Nothing Happens Without A Sale!

This week, we focused our attention on increasing sales in franchise organizations at all levels. We discussed sales prospecting, presentations, sales questions in a B2B situation and even the sale that possibly goes wrong. Although yesterday’s segment was scheduled to be the last in this series, we received many emails, tweets and comments throughout the week basically asking the same thing, “what do you think is wrong with my salespeople?” Well, here’s an article from our archives that may best address this question. Again, realize this applies regardless of what you may be selling as they’re based upon solid fundamentals! Happy selling!

sales flyNothing Happens Without A Sale!

Dedicating our efforts to the latest technology is essential to leading the field in any industry. However, we must not lose sight of the basics. Just as a professional baseball player practices and drills on the basics, especially when in a slump, entrepreneurs must review and stress the basics of business. And, nothing is so basic to business as sales. In fact, nothing happens in business without a sale.

With this in mind, I will take you back to the very fundamental aspects of sales from the perspective of you being the one making the sale. Share the same with your salespeople in your organization and you’ll be pleasantly surprised at how back to basics improves your team’s results.

On a very basic level, there are five ingredients needed to create a sale:

The salesperson. The qualified prospect. A need or want that the prospect has. The product or service. The selling strategy or procedure you follow that guides a prospect to the natural conclusion of the selling process; the sale.

While many salespeople would say the selling process is about the customer, they wind up making it about themselves. Think about all the fears or reluctance you may experience when it comes to cold calling or selling. I don’t want to say the wrong thing. I don’t want to look bad. I don’t want to be a nuisance. I don’t want to impose. I don’t want to be rejected or hear no. I don’t want to blow it! I, I, I, I, I!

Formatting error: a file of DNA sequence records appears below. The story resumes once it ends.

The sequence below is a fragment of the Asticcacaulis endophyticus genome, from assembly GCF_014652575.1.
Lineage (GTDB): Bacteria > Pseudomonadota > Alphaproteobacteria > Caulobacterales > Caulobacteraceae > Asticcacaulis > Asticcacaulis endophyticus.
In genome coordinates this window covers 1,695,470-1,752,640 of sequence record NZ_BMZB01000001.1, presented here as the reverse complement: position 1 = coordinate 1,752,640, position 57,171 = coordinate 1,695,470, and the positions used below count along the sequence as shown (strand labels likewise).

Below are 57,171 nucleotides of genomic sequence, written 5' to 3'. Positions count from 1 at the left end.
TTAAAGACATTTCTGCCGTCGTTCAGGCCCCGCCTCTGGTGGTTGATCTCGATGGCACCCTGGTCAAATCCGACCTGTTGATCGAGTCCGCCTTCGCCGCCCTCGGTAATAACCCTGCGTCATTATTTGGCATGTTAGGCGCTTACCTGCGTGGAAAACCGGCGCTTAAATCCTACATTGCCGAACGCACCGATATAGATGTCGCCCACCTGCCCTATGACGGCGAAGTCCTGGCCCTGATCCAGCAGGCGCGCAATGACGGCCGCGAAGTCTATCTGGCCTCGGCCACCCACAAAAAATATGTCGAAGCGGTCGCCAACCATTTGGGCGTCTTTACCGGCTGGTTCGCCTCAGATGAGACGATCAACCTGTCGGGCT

Look at the first word that begins each statement above. Making the selling and cold calling process about you is the number one roadblock to successful prospecting and the number one cause of cold calling reluctance. Instead of making the selling process about you and how much you can gain if you sell, make it about the prospect and how much value you can deliver to them.

If you are experiencing any fear or resistance to prospecting, look at who you’re making the selling process about. Chances are, you’re making it about you! Once you shift your focus and energy towards making it about the prospect, it will immediately relieve you of the unnecessary pressure to look good and perform.

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When the Sale is Critical, What if…?

This week, our focus has been centered on increasing sales in franchise organizations at all levels. We’ve discussed sales prospecting, presentations and sales questions in a B2B situation. Today, in our last segment, we’ll discuss the key sale that possibly goes wrong. From a business owner’s perspective and in light of today’s economic environment, the possibility of being in this position is quite real. This applies to all types of sales!

When the Sale is Critical, What if…?

fail444456You’re close to finalizing a major deal with a prospective client that will result in a large payout and repeat business for years to come. The time you’ve spent nurturing this prospect will finally payoff. Some of your current clients have been disappointed by the lack of attention you’ve shown them over the past year but you know you can make it up to them after you close this deal. Besides, this new client will generate a significant increase in revenue and profits that everybody knows is vital to the company’s future success.

But wait. You’ve learned in the 11th hour, the prospective client is changing directions and is exploring options with your competitor. As it turns out, the change in direction is being blamed on something you did or said that they weren’t exactly happy with. You find this out from a former employee, now employed with your competitor. He goes on to tell you the prospect would rather do business with your company but only if you weren’t involved.

You think about the potential loss of immediate and future business. What about the revenue and profits the company desperately needs? How will you be viewed by your employees (and partners) if the prospect signs with your competitor when you’ve invested so much time and resources? What happens if key employees find out the prospect could have been saved if you stepped aside? What is it that you did or said that caused the change in direction? Does it really matter now?

Forget the “this wouldn’t happen to me” response. Put aside the “it couldn’t happen like this” statement. Look beyond the “he should have seen it coming” exclamation. Let’s assume it happened exactly as it was described above – What would you do?

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